Fighting Isis: David Cameron should not delude himself about the limits of Western power in the Middle East

 

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The Independent Online

The Government has been agitating for a gear change in terms of our military role in the Middle East long before David Cameron announced that defence strategy would now focus more clearly on countering Isis. A consensus has grown that, insofar as air attacks are having any effect on its advance, confining strikes to Iraq is illogical when Iraq is not Isis’s operational hub. The Defence Minister, Michael Fallon, clarified this shift on 2 July when he said it was clear that Isis had to be defeated in both Syria and Iraq because it was “organised and directed and administered from Syria”.

Politically, this is an opportune moment for Mr Cameron to push for that change. The last time he asked Parliament for a free hand in Syria in August 2013, Ed Miliband stopped him humiliatingly in his tracks. Two years on, Mr Miliband is gone, Labour is locked in a leadership battle and Labour’s acting leader, Harriet Harman, has already promised to look kindly on new proposals to counter Isis.

Public opinion has also moved on, especially since the terrorist attack in Tunisia, from overwhelming fear of “mission creep” to a muddled feeling that “something must be done”. That would normally elicit shrill expressions of alarm from defence circles about Britain becoming militarily overextended and about the risk of “our boys” paying a price for ministers’ grandiose plans, but this time those voices are likely to remain silent. The military establishment has been mollified by the Chancellor’s announcement in the Budget committing Britain to spending 2 per cent of GDP on defence, so, if the Government wants payback in terms of support for a Syrian venture, it is likely to get it.

The real danger now is that, as divisions fade over Syria at home, a hubristic notion takes root that more comprehensive air attacks on Isis will resolve matters fundamentally, to our benefit, on the ground.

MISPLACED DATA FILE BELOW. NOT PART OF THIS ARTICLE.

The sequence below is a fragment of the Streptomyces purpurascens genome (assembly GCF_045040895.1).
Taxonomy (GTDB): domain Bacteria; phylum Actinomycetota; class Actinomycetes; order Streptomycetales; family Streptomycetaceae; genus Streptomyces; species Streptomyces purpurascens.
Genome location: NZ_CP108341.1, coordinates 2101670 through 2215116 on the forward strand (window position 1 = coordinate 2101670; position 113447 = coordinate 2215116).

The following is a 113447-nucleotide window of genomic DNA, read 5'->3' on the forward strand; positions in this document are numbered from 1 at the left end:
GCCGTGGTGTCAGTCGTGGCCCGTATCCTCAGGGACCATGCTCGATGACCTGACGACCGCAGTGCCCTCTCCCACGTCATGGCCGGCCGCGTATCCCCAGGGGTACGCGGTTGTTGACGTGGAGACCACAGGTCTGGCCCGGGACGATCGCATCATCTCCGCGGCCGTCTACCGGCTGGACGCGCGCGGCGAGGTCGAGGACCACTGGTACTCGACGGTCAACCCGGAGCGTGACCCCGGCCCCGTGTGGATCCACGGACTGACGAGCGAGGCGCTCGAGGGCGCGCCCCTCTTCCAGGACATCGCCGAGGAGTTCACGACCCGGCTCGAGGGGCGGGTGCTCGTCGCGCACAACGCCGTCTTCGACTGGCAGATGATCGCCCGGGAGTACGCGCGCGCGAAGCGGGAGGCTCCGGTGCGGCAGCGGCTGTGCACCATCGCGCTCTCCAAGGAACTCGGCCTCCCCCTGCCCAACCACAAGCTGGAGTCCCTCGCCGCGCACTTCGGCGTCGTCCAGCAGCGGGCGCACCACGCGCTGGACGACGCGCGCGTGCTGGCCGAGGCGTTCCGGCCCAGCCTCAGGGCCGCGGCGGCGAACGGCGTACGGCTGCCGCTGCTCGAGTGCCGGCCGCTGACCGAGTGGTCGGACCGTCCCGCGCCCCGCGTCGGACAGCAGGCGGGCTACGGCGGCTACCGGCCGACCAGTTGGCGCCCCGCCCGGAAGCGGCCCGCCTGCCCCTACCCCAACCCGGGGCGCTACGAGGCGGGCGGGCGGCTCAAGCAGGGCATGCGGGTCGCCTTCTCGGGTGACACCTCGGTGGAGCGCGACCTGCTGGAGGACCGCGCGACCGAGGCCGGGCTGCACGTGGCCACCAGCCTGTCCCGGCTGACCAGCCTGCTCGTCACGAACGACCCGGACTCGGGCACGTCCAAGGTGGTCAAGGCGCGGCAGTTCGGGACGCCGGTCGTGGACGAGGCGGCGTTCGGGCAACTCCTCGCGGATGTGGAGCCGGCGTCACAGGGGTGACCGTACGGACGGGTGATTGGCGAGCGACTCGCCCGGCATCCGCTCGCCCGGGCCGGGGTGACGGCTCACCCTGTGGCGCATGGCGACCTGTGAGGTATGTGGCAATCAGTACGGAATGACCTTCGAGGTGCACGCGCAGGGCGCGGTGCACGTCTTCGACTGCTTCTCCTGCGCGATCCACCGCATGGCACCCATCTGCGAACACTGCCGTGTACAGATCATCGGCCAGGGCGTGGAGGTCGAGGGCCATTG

Air strikes may indeed stop Isis from capturing certain towns, help the Kurds and boost the more moderate enemies of the Syrian government of Bashar al-Assad. The problem is that an obsessive faith in the transforming power of air strikes may also prevent governments throughout the West from accepting the fact that the map of the Middle East has changed forever. Whatever reverses Isis now experiences on the ground in the coming months, the likelihood of it disappearing as a result of anything that we throw at it is practically nil.

Like it or not, Isis has become a fact on the ground, a rather large fact, whose existence manifestly depends on the complicity if not tacit support of millions of people. It would be an error if we deluded ourselves into thinking that dropping more bombs on more places can rewind the clock by four years, miraculously recreate the old Anglo-French boundaries of 1919 – which Isis has effectively abolished – and re-establish the old Iraqi and Syrian states.

It would also be a mistake if this new concentration on Isis and on Syria led to neglect of dangers in other regions. Nato’s eastern flank with Russia is long, exposed and undermanned and Russia’s attitude to its former dominions in the Baltic states remains frankly malevolent.

The Mediterranean demands ever-greater attention as the south-north refugee flow across it increases exponentially. The South Atlantic is another problem area, given the mercurial temperament of the Argentinian government and its attitude towards the Falklands.

Focusing on Isis may play well with the public mood but, if it results in the neglect of everything else, it will be less of a strategy than it sounds.

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